A couple of months ago, we here at It's Who You Know (along with about six million other people) were bitten by a rather infectious blog meme in the form of the Kidz Bop Kids' rendition of "Float On," the painfully ubiquitous Modest Mouse single of last year. Kidz Bop is a brilliantly misguided (and incredibly successful) production scheme that markets shoddily re-recorded renditions of questionable Top 40 hits to children--appropriately sanitized, and sung by a very eager children's chorus. (Incidentally, Kidz Bop 7--the record that features "Float On"--debuted at number seven on the Billboard charts). The mysterious production peeps behind the "Kidz Bop Kids" have been shitting out a new collection of kiddie pap every few months for the past four years--covering the likes of OutKast, No Doubt, Bowling For Soup (yes!), Pink, Sheryl Crow, and Evanescence--and somehow, in their ridiculousness, making most songs considerably more listenable than the originals.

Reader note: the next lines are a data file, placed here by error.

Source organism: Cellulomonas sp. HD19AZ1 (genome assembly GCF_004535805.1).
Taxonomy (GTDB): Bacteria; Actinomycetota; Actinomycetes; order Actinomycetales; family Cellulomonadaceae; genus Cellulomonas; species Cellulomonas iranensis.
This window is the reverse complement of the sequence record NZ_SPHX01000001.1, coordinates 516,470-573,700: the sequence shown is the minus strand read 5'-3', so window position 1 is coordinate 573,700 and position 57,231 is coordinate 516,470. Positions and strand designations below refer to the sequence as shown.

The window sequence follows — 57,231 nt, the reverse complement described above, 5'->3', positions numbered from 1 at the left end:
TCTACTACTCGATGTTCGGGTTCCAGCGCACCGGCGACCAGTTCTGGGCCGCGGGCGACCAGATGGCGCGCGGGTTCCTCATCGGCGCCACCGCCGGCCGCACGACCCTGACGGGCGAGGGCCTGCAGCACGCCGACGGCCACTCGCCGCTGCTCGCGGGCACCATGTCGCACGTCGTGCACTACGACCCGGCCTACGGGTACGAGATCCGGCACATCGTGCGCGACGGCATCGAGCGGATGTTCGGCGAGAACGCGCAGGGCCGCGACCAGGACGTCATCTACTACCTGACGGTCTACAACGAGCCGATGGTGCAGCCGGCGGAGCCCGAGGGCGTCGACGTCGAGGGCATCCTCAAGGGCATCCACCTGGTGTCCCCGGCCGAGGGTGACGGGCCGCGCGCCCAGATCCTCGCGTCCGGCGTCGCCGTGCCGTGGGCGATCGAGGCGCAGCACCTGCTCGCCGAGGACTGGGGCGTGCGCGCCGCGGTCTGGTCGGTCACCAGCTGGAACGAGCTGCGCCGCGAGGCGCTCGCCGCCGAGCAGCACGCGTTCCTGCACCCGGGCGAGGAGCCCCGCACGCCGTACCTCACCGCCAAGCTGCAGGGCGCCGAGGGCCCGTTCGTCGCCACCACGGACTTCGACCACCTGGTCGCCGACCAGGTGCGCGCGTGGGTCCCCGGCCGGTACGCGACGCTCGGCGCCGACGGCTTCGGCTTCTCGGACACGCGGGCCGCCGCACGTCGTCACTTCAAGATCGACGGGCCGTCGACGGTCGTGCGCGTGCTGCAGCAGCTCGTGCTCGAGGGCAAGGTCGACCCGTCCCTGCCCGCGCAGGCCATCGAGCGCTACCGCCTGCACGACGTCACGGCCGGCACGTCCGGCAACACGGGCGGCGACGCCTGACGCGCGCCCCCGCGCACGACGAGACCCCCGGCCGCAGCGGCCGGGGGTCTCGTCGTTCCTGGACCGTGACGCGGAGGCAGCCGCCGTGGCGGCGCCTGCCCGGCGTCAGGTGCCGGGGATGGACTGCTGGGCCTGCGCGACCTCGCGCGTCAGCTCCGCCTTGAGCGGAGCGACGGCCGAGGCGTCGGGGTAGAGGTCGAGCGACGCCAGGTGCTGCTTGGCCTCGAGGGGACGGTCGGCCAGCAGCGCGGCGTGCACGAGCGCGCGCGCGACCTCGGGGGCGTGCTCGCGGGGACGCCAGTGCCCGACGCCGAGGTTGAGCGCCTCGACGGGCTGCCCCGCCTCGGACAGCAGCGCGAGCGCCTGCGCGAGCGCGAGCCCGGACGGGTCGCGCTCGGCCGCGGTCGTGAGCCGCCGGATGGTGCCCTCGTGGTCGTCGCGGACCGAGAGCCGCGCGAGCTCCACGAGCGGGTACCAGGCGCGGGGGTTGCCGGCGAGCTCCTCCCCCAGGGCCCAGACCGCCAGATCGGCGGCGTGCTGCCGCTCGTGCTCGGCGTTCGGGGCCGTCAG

Of course, the best aspect of the Kidz Bop empire is the producers' flagrant (and unintentionally awesome) disregard for many of the songs' questionable content. Over backing tracks that sound like ringtone versions of the originals, a gaggle of children giddily shriek about suicide and hopelessness in Good Charlotte's "Hold On" ("Your mother's gone and your father hits you/This pain you cannot bear") and Evanescence's "My Immortal" ("These wounds won't seem to heal/This pain is just too real"). Better still is the blatant sexual innuendo--see Maroon 5's "This Love" ("I tried my best to feed her appetite/Keep her coming every night/So hard to keep her satisfied") and "She Will Be Loved"--a ballad to a prostitute.

In a show of uncharacteristic appropriateness, we sort of lost touch with the Kidz Bop phenomenon soon after the "Float On" explosion subsided. But with the track list for Kidz Bop 8 recently announced (Green Day's "Boulevard of Broken Dreams," Gwen Stefani's "Rich Girl," that Nelly/Tim McGraw jam, and--yes!--"Take Me Out" by Franz Ferdinand among them), and the album's first video rubbing elbows with bloggers again (a rework of Kelly Clarkson's guilt-free pleasure "Since U Been Gone"), Kidz Bop's creepy omnipresence has once again reared its ugly head. Here's hoping Stefani's creepy Asian fetishism'll seep into the pre-tween set as well.